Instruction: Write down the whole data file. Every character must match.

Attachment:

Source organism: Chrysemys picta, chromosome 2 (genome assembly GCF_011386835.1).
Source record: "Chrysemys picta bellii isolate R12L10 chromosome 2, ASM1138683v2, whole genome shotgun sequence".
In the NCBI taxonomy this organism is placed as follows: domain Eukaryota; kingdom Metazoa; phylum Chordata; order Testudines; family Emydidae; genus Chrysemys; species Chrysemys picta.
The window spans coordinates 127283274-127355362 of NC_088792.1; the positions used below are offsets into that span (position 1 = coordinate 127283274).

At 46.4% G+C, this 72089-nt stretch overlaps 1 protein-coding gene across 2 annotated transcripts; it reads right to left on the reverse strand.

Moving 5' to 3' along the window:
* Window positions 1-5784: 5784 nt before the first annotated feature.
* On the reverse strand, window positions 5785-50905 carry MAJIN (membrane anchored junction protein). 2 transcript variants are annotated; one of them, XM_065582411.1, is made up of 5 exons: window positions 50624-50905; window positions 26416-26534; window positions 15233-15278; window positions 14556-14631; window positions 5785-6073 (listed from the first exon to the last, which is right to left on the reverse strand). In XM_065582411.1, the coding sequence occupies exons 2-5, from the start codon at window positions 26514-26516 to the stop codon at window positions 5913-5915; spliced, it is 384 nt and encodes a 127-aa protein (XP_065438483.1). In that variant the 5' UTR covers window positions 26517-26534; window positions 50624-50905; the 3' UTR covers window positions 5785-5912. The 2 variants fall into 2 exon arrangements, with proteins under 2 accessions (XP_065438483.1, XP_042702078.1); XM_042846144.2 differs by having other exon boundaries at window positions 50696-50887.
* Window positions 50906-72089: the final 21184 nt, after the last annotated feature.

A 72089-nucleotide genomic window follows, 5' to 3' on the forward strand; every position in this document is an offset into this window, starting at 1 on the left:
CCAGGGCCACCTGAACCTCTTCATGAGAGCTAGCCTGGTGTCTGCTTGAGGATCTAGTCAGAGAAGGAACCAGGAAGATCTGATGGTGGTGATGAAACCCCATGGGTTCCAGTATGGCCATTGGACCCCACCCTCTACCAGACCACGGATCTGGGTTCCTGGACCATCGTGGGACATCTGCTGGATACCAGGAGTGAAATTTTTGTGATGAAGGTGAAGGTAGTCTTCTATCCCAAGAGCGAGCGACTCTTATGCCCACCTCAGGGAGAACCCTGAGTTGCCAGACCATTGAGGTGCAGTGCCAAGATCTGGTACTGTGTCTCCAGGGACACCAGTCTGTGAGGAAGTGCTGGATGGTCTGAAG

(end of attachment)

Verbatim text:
Source organism: Chrysemys picta, chromosome 2 (genome assembly GCF_011386835.1).
Source record: "Chrysemys picta bellii isolate R12L10 chromosome 2, ASM1138683v2, whole genome shotgun sequence".
In the NCBI taxonomy this organism is placed as follows: domain Eukaryota; kingdom Metazoa; phylum Chordata; order Testudines; family Emydidae; genus Chrysemys; species Chrysemys picta.
The window spans coordinates 127283274-127355362 of NC_088792.1; the positions used below are offsets into that span (position 1 = coordinate 127283274).

At 46.4% G+C, this 72089-nt stretch overlaps 1 protein-coding gene across 2 annotated transcripts; it reads right to left on the reverse strand.

Moving 5' to 3' along the window:
* Window positions 1-5784: 5784 nt before the first annotated feature.
* On the reverse strand, window positions 5785-50905 carry MAJIN (membrane anchored junction protein). 2 transcript variants are annotated; one of them, XM_065582411.1, is made up of 5 exons: window positions 50624-50905; window positions 26416-26534; window positions 15233-15278; window positions 14556-14631; window positions 5785-6073 (listed from the first exon to the last, which is right to left on the reverse strand). In XM_065582411.1, the coding sequence occupies exons 2-5, from the start codon at window positions 26514-26516 to the stop codon at window positions 5913-5915; spliced, it is 384 nt and encodes a 127-aa protein (XP_065438483.1). In that variant the 5' UTR covers window positions 26517-26534; window positions 50624-50905; the 3' UTR covers window positions 5785-5912. The 2 variants fall into 2 exon arrangements, with proteins under 2 accessions (XP_065438483.1, XP_042702078.1); XM_042846144.2 differs by having other exon boundaries at window positions 50696-50887.
* Window positions 50906-72089: the final 21184 nt, after the last annotated feature.

A 72089-nucleotide genomic window follows, 5' to 3' on the forward strand; every position in this document is an offset into this window, starting at 1 on the left:
CCAGGGCCACCTGAACCTCTTCATGAGAGCTAGCCTGGTGTCTGCTTGAGGATCTAGTCAGAGAAGGAACCAGGAAGATCTGATGGTGGTGATGAAACCCCATGGGTTCCAGTATGGCCATTGGACCCCACCCTCTACCAGACCACGGATCTGGGTTCCTGGACCATCGTGGGACATCTGCTGGATACCAGGAGTGAAATTTTTGTGATGAAGGTGAAGGTAGTCTTCTATCCCAAGAGCGAGCGACTCTTATGCCCACCTCAGGGAGAACCCTGAGTTGCCAGACCATTGAGGTGCAGTGCCAAGATCTGGTACTGTGTCTCCAGGGACACCAGTCTGTGAGGAAGTGCTGGATGGTCTGAAG